The story of Albert Alonzo “Doc” Ames is perhaps the greatest political scandal in Minnesota history.
As mayor of Minneapolis, Ames exposed the city to humiliation in the early 1900s — and helped jumpstart an era of reform — due to a stunning level of corruption in multiple branches of city government.
By January 1903, the city’s problems had made national headlines in Lincoln Steffens’ McClure’s Magazine story, The Shame of Minneapolis.
The problems started when Ames, a beloved local doctor and Civil War veteran, started his fourth term as mayor in 1901. He promptly named his brother, Frederick, the police chief and fired half of the city’s police force, replacing them with more than 100 of his own men.
With much of the local police in his control, Ames, according to the magazine story, “set out upon a career of corruption, which — for deliberateness, invention and avarice — has never been equaled.”
Rather than crack down on the seedier parts of Minneapolis, such as gambling houses and brothels, many members of Ames’ administration decided they wanted a cut of the money these establishments earned. Brothels and gambling dens started regularly bribing officials to avoid prosecution and receive police protection.
The city already attempted to regulate the local red-light districts by requiring madams to pay fees to keep operating. But additional brothels existed outside of the red-light districts, often disguised as fake storefronts, candy stores or bathhouses. So Ames named Irwin Gardner a “special” police officer, who was secretly charged with collecting payouts from fringe brothels. And those payments went into several local officials’ pockets.
The ‘big mitt’ game
One rigged gambling scheme, known as a ‘big mitt game,’ was a key part of the Ames administration’s downfall. The plan involved luring some unsuspecting dupe into a poker game, dealing him a seemingly winning hand (or big mitt) and then guaranteeing another player — who was in on the scam — had an even better hand to win the pot. A police officer was paid to break up the game, and if the dupe claimed he’d been swindled, the officer threatened him with jail for gambling without a license.
When a grand jury started investigating local corruption, they found two big-mitt men in jail who were eager to talk, feeling Ames’ men had double-crossed them. They ran a rigged game in Minneapolis for about a month and even had a ledger documenting their expenses, including weekly payoffs to Irwin Gardner, Chris Norbeck (a police detective hired to break up games) and the mayor himself.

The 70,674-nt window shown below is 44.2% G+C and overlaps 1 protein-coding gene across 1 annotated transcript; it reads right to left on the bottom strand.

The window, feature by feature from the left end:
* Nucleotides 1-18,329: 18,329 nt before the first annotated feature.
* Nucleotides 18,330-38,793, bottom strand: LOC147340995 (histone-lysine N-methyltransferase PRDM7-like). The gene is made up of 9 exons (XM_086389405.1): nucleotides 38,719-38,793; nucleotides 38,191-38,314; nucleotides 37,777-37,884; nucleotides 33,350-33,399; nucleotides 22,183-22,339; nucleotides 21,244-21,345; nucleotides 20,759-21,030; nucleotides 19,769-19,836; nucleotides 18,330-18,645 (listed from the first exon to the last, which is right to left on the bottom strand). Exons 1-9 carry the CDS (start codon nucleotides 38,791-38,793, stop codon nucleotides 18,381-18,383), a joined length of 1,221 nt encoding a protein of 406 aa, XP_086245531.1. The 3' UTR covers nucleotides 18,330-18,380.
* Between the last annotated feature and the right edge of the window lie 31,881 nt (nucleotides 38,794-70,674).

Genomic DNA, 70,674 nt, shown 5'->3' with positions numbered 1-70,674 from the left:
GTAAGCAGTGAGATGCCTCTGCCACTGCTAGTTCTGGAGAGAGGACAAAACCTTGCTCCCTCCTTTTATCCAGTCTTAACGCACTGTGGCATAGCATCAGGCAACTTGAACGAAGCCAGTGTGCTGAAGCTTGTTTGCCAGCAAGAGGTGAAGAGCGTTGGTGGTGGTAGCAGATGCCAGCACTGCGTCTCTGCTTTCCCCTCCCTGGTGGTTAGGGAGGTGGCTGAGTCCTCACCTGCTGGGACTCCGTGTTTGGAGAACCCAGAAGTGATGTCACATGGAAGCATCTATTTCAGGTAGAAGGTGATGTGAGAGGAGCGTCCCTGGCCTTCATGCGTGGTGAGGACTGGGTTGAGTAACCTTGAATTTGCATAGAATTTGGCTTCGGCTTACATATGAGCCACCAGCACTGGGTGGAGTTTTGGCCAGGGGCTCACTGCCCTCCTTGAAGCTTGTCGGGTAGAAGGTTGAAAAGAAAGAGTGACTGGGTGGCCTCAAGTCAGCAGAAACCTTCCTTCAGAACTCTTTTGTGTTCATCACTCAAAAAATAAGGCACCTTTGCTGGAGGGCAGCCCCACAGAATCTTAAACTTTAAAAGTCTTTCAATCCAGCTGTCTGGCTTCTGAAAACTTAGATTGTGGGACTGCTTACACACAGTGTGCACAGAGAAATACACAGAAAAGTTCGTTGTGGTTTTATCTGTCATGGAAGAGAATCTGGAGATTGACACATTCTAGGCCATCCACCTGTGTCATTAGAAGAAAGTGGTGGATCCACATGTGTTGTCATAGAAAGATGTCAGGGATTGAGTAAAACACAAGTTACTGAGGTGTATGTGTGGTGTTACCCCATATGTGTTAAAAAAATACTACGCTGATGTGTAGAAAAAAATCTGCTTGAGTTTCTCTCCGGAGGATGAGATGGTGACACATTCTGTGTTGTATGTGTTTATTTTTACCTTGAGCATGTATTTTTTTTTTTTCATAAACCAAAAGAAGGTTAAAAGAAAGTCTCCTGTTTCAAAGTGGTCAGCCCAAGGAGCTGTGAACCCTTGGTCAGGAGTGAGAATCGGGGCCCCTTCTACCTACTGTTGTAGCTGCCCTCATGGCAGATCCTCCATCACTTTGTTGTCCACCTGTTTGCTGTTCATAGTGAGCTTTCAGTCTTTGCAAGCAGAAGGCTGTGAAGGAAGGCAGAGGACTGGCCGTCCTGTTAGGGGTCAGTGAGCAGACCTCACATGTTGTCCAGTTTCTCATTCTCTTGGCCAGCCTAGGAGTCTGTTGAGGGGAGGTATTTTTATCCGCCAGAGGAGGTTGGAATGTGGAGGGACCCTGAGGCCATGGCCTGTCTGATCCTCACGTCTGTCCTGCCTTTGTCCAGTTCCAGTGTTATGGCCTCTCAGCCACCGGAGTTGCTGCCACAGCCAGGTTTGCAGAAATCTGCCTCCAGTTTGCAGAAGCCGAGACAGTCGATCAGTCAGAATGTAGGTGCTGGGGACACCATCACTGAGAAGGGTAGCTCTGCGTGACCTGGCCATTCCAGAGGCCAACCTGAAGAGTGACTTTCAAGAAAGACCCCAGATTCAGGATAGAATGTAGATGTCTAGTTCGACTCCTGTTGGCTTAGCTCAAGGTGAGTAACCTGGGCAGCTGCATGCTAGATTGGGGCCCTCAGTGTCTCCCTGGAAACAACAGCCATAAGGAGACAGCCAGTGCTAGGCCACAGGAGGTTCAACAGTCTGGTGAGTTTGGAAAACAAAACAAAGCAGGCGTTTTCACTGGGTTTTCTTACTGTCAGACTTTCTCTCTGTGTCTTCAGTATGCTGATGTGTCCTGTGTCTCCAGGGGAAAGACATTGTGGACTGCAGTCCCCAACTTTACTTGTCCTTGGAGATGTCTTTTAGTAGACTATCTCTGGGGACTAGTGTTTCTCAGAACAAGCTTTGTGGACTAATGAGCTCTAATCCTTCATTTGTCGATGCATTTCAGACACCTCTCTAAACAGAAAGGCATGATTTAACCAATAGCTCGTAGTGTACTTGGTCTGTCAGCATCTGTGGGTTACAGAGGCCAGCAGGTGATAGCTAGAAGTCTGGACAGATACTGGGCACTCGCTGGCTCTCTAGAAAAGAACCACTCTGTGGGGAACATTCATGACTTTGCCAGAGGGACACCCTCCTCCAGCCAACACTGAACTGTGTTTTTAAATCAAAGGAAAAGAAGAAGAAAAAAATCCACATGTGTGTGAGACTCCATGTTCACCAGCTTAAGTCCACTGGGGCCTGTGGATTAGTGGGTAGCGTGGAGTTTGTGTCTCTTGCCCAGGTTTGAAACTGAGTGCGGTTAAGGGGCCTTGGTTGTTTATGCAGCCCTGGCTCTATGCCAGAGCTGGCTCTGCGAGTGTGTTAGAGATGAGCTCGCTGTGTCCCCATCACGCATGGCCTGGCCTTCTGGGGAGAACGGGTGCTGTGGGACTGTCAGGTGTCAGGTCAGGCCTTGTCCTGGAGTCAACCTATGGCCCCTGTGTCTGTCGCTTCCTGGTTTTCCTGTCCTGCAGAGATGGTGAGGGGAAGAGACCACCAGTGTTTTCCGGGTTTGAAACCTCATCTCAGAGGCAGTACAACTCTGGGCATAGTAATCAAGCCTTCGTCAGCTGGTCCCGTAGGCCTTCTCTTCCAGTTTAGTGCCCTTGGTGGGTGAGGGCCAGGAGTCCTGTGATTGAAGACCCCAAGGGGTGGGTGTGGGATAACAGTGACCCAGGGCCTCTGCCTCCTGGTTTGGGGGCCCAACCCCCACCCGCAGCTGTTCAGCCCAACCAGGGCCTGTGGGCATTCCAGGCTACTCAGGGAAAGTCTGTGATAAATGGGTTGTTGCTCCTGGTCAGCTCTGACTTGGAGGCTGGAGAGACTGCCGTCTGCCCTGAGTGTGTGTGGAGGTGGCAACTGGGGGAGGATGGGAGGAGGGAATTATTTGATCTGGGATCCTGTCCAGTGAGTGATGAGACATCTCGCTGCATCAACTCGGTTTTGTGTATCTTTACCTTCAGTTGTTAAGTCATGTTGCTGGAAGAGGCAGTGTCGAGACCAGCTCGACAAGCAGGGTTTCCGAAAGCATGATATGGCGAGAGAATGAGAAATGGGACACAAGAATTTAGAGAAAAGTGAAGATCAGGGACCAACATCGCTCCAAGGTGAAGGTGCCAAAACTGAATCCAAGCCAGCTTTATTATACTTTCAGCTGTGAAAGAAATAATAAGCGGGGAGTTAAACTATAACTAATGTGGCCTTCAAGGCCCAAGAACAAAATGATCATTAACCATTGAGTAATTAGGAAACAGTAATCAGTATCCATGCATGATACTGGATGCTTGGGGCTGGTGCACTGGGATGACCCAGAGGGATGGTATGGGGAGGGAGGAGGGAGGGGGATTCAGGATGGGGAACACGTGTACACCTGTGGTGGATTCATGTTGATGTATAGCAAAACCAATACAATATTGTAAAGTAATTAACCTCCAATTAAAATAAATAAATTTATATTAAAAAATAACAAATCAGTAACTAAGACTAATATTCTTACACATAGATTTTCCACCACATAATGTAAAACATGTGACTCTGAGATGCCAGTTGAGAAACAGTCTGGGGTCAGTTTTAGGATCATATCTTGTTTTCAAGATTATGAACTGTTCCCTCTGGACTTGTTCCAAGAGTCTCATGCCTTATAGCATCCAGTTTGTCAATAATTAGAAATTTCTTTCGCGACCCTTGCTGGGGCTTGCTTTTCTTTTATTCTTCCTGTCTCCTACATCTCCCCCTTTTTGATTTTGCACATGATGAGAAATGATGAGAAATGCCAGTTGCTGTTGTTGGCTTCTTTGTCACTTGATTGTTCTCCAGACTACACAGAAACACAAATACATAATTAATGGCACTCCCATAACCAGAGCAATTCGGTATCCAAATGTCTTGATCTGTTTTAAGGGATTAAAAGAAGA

Charges started rolling in for several of Ames’ men, and Norbeck confessed, confirming details of the big-mitt scheme. He told the Minneapolis Tribune, “I used to be straight, and the records show it. When I got dead evidence that Mayor Ames was soaking down $16,000 a month from the gamblers, houses of prostitution and other sources, I concluded to get my end of it.”
Mysteriously out of state
Around the same time he was indicted, Ames was preparing to move to West Baden, Indiana, to take a job as surgeon-in-chief at a hotel after his term was up. While he was in West Baden, reports swirled that the mayor was too ill to return to Minneapolis for his case.
Ames eventually resigned as mayor — but didn’t come back to Minneapolis. Instead, in November 1902, his family moved to Louisville, Kentucky, to treat his “nervous disorders” — but didn’t inform Minneapolis authorities.
He evaded authorities in Kentucky, but was eventually found in Hancock, New Hampshire, at his sister-in-law’s home. Ames’ wife and doctor claimed he was still very ill and on the verge of mental collapse. Rumors suggested Ames might be playing up his illness, and he was arrested in February 1903.
The mayor faced nine indictments, including receiving bribes, conspiracy and extortion. He pled not guilty. Ames’ first trial focused on accepting bribes from several madams, and many former cronies testified against him.
His defense attorneys argued the mayor had problems with memory loss and delusions and was taken advantage of by criminals. But when Ames testified, observers noted that his memory seemed to go from very detailed to suddenly unreliable at convenient times.
After 24 hours, the jury declared Ames guilty, and he was sentenced to six years in prison. Several of Ames’ associates also found themselves convicted, including his brother, Frederick.
But Ames appealed his case to the Minnesota Supreme Court, which overturned the verdict. Two more trials ended in mistrials with jurors deadlocked. County prosecutors decided it was unlikely they could seat another jury that would convict the former mayor. Ames never went to prison and maintained a medical practice in Minneapolis until his death in 1911.
Read the full story of the infamous Minneapolis mayor in Dirty Doc Ames and the Scandal That Shook Minneapolis by Erik Rivenes, new from the Minnesota Historical Society. Attend an author talk with Rivenes from 2–3 p.m. May 5 at Minneapolis Central Library.
Learn more at mnhs.org.
Lauren Peck is a media relations and social media associate for the Minnesota Historical Society.